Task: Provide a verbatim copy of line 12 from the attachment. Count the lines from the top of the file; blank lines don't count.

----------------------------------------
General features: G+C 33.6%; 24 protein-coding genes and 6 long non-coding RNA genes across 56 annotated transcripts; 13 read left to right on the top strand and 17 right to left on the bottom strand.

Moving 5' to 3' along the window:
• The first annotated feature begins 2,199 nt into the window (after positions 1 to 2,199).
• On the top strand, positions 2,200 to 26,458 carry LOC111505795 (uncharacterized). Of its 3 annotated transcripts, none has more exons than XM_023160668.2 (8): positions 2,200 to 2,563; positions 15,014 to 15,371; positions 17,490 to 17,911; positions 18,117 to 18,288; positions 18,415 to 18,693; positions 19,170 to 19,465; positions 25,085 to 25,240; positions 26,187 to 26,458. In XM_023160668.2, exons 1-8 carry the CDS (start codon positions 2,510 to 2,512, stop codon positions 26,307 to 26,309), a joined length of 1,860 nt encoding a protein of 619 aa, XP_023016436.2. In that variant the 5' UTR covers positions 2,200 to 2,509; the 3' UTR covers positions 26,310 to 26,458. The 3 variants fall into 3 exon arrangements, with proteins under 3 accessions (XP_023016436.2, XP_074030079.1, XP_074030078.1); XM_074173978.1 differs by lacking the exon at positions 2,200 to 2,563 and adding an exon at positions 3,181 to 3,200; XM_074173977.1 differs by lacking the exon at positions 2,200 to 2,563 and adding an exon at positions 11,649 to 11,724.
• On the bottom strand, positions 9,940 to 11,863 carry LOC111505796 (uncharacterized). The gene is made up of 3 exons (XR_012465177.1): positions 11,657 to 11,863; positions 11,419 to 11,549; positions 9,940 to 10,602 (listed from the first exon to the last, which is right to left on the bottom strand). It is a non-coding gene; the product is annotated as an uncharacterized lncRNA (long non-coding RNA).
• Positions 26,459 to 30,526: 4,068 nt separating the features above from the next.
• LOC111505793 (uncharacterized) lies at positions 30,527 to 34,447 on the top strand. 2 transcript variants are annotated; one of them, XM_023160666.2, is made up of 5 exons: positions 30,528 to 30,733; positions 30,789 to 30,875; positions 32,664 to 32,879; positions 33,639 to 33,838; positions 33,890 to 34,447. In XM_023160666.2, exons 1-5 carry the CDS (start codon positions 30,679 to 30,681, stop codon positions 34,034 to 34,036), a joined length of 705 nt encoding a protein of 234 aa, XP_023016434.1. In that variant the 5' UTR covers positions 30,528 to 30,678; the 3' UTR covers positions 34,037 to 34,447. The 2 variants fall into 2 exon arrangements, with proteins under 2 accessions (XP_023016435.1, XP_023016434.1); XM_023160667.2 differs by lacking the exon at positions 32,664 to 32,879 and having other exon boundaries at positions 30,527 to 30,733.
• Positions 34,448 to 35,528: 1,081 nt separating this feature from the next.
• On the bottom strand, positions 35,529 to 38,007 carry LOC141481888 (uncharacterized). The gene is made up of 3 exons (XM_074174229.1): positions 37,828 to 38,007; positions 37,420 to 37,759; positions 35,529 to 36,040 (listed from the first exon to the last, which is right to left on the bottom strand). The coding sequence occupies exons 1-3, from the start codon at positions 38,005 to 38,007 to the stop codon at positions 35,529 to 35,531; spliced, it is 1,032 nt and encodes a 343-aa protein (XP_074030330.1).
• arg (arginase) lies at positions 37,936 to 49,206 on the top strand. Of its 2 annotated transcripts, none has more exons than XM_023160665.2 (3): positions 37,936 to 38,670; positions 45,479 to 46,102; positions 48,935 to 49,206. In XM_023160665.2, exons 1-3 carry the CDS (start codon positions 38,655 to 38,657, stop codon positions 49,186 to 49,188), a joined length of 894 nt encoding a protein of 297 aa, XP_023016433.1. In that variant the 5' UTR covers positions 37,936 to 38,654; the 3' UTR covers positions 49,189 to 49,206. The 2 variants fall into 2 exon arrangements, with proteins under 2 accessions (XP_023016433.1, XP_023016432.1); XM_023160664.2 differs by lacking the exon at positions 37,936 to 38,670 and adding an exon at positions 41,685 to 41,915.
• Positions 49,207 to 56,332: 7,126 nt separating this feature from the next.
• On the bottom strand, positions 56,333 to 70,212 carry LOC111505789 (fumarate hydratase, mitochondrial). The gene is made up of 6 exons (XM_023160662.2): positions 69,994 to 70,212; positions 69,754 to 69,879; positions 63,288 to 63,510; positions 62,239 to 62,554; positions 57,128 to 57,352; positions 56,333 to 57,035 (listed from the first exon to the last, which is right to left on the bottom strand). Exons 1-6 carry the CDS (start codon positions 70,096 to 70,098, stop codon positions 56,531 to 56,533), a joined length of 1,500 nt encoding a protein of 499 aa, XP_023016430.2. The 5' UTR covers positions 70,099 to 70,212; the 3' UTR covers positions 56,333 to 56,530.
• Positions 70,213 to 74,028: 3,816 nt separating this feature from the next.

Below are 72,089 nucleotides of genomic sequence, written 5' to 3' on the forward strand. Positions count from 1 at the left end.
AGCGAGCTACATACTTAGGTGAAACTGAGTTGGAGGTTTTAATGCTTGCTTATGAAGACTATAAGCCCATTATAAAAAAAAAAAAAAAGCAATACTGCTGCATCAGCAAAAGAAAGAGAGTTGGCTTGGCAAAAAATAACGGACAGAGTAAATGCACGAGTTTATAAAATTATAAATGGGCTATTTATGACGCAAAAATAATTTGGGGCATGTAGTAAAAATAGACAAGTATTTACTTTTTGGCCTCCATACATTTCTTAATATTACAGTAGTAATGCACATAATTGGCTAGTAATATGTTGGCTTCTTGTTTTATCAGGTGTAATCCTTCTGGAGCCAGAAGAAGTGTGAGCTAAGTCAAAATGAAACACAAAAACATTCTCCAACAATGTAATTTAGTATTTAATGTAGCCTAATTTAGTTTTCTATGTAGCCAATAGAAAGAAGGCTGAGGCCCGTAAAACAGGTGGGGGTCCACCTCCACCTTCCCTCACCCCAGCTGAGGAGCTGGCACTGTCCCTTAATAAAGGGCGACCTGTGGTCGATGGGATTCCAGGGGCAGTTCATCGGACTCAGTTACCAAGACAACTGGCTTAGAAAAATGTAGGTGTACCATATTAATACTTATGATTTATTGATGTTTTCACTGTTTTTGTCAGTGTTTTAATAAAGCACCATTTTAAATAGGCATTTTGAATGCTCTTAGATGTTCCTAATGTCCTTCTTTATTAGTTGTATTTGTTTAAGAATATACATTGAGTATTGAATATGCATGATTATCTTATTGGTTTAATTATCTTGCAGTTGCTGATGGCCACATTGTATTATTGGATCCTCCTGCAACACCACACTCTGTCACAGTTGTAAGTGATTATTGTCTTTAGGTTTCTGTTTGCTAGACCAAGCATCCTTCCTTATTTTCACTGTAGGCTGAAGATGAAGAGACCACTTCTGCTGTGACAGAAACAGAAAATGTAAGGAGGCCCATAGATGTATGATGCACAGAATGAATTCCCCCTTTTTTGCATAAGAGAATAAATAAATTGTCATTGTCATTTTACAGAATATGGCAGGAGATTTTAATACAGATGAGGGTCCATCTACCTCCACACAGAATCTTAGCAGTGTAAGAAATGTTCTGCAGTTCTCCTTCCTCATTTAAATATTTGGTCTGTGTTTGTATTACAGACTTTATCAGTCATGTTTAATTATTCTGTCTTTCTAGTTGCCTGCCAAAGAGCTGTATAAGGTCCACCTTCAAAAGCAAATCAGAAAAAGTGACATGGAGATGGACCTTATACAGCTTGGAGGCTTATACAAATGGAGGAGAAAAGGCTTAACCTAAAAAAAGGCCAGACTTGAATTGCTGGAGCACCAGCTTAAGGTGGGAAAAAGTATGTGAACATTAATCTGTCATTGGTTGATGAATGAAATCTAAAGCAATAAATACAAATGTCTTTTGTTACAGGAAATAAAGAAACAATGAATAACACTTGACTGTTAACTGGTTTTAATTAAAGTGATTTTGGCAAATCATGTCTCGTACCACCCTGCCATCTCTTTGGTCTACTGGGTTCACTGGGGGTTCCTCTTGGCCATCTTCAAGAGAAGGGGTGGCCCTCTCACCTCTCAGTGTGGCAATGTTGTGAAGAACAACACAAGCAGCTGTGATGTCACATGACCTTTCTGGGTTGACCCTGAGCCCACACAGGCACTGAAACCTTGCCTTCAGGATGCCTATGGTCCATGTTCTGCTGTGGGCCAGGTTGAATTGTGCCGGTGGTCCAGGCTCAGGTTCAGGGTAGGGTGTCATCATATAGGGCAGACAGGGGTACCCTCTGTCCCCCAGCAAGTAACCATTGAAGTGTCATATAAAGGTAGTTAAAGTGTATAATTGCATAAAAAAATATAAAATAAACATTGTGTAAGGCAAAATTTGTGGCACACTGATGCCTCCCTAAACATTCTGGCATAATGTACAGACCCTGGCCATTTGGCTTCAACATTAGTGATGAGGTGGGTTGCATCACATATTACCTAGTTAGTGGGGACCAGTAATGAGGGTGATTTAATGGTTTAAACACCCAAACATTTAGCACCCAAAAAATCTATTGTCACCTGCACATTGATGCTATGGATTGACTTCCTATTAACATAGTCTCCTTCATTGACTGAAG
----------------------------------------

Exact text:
• On the bottom strand, positions 56,333 to 70,212 carry LOC111505789 (fumarate hydratase, mitochondrial). The gene is made up of 6 exons (XM_023160662.2): positions 69,994 to 70,212; positions 69,754 to 69,879; positions 63,288 to 63,510; positions 62,239 to 62,554; positions 57,128 to 57,352; positions 56,333 to 57,035 (listed from the first exon to the last, which is right to left on the bottom strand). Exons 1-6 carry the CDS (start codon positions 70,096 to 70,098, stop codon positions 56,531 to 56,533), a joined length of 1,500 nt encoding a protein of 499 aa, XP_023016430.2. The 5' UTR covers positions 70,099 to 70,212; the 3' UTR covers positions 56,333 to 56,530.